B.C. Hydro warns of power outages because of drought-weakened trees falling in autumn storms

Increase in La Nina-related weather conditions could bring about "perfect storm"

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      B.C. Hydro is warning customers that this summer's drought and an increase in winds and rains this fall and winter could result in more power outages.

      In a September 17 news release, the Crown corporation said that record-breaking summer temperatures killed and weakened so many trees that a predicted increase in La Nina-related adverse weather conditions could put the province's electrical infrastructure at risk.

      La Nina is a Pacific region oceanic and atmospheric weather phenomenon that can result in lower temeratures, floods, and heavy winds. Very wet weather can cause soil to loosen and trees and other vegetation to weaken and fall.

      A new B.C. Hydro report, titled "The perfect storm: How summer drought could mean severe fall storm fallout", points out that its two most damaging storms, in 2015 and 2018, followed summer droughts (with 2018's drought followed by unseasonably heavy rains).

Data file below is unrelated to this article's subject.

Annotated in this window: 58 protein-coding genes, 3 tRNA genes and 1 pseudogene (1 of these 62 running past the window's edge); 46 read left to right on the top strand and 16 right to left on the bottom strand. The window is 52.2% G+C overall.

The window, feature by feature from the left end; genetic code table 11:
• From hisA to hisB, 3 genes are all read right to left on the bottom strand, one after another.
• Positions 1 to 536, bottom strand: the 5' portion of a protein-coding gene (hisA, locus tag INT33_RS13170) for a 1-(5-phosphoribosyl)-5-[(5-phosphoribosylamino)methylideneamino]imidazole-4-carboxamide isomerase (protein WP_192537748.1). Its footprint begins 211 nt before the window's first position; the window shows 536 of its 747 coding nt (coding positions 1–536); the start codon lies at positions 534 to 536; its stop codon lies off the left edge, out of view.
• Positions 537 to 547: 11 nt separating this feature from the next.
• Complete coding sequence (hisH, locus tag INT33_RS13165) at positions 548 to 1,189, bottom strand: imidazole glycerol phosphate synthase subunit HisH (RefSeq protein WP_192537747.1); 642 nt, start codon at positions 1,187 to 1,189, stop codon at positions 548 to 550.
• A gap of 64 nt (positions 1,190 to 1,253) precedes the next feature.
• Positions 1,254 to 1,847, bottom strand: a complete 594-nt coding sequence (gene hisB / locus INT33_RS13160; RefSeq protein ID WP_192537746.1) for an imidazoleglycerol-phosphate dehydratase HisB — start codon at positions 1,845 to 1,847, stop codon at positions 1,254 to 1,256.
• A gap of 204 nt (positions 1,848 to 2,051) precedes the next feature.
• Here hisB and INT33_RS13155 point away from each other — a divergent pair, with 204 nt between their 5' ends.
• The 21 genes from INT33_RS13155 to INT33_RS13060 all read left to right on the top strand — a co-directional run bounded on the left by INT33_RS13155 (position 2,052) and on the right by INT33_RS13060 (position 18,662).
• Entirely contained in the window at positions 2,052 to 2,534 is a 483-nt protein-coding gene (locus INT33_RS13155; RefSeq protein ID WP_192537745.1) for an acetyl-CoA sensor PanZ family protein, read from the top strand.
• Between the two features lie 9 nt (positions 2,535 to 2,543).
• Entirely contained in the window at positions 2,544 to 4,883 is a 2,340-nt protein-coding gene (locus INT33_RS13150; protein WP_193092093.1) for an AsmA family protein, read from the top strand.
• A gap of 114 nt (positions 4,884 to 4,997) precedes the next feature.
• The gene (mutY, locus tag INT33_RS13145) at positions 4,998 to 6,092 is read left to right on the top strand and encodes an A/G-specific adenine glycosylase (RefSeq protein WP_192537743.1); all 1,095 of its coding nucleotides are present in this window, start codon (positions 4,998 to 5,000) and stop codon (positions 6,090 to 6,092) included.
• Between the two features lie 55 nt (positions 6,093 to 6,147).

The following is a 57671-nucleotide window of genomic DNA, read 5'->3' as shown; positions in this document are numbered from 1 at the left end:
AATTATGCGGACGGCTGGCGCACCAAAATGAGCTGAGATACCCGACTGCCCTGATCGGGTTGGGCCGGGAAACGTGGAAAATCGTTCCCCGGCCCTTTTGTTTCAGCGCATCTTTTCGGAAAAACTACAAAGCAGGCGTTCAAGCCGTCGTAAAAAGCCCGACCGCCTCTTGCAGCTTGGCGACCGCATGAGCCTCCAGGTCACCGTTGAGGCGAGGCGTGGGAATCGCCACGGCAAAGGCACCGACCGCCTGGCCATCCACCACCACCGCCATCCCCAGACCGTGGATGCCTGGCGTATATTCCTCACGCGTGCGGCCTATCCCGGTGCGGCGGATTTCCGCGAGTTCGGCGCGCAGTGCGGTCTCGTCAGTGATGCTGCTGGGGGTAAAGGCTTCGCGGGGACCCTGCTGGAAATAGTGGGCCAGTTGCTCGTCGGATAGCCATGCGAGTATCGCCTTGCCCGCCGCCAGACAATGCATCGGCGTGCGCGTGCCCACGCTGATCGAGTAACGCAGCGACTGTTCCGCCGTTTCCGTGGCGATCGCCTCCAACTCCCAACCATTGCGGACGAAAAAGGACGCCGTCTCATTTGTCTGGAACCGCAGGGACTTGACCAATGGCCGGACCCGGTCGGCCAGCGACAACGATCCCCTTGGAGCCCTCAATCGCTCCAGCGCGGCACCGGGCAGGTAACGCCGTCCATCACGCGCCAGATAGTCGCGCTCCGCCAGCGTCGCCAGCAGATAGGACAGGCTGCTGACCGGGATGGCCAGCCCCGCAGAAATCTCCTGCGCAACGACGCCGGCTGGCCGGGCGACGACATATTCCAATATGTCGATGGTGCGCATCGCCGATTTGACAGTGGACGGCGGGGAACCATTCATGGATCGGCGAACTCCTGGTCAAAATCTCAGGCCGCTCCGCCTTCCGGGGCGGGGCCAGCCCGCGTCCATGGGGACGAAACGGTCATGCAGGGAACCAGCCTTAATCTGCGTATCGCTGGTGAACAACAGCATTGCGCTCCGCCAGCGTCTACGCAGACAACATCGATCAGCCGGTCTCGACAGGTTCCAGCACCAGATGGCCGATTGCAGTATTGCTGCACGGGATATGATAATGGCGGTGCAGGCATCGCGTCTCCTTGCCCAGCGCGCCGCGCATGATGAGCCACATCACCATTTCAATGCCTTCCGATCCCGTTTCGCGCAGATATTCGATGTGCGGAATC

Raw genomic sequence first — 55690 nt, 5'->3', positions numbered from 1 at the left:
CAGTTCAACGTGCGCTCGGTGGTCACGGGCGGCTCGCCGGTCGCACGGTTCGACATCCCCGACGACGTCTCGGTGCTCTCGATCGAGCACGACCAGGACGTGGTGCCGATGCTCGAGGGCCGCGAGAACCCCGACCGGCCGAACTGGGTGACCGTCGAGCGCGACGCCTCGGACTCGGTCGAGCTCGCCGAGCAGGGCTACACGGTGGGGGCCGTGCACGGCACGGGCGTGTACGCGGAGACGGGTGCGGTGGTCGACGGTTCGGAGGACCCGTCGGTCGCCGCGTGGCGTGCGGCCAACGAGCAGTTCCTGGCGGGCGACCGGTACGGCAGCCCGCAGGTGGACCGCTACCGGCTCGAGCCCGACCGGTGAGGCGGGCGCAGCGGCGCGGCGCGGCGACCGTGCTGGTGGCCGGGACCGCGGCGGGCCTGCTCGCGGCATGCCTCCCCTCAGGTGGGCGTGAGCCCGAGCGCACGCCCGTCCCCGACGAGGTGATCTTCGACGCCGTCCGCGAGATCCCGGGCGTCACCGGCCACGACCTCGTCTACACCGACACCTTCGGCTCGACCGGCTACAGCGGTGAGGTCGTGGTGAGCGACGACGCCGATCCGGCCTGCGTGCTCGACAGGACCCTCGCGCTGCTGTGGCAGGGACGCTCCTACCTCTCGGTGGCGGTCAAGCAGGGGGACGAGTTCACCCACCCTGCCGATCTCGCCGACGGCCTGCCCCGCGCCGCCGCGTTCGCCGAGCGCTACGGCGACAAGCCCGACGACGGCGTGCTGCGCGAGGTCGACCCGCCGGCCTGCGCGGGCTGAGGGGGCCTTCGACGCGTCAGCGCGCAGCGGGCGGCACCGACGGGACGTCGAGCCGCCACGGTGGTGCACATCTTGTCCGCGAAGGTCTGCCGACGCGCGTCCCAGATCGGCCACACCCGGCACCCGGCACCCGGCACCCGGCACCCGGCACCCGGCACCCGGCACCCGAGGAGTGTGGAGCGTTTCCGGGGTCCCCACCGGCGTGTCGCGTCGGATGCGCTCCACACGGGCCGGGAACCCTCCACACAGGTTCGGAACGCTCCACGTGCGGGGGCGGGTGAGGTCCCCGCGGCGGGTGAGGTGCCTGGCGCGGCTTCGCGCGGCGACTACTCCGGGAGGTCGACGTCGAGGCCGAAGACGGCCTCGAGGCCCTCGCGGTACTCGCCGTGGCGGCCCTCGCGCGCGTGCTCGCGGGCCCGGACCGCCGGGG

The release noted that extended drought damages tree wood, roots, and surrounding soil, and the new report said that the 2015 storm in late August caused more than 710,000 power outages, some of which persisted for three days.

      More than half of Hydro's customers in the Lower Mainland and some parts of Vancouver Island experienced power outages in that 2015 storm.

      According to the report, this years conditions are worse than 2015's. "Compared to 2015, B.C. saw less precipitation in many regions, and tree health over the past years has been on the decline—especially on the South Coast where precipitation is about half of average this summer," the report said.

      But the December 2018 storm resulted in the most power outages ever, the report said, noting that "unusually heavy rainfall contributed to loosening soil and weakened trees falling on power lines during the 2018 windstorm—the worst in B.C. Hydro's history—that left over 750,000 customers without power.

      "Some of the worst hit areas during this storm were Vancouver Island and the Lower Mainland," the report continued, "which experienced the brunt of the rainy weather that year"

      For the upcoming storm season, B.C. Hydro is advising customers to prepare an emergency kit stocked with a flashlight and extra batteries, nonperishable food and water, and a first-aid kit.

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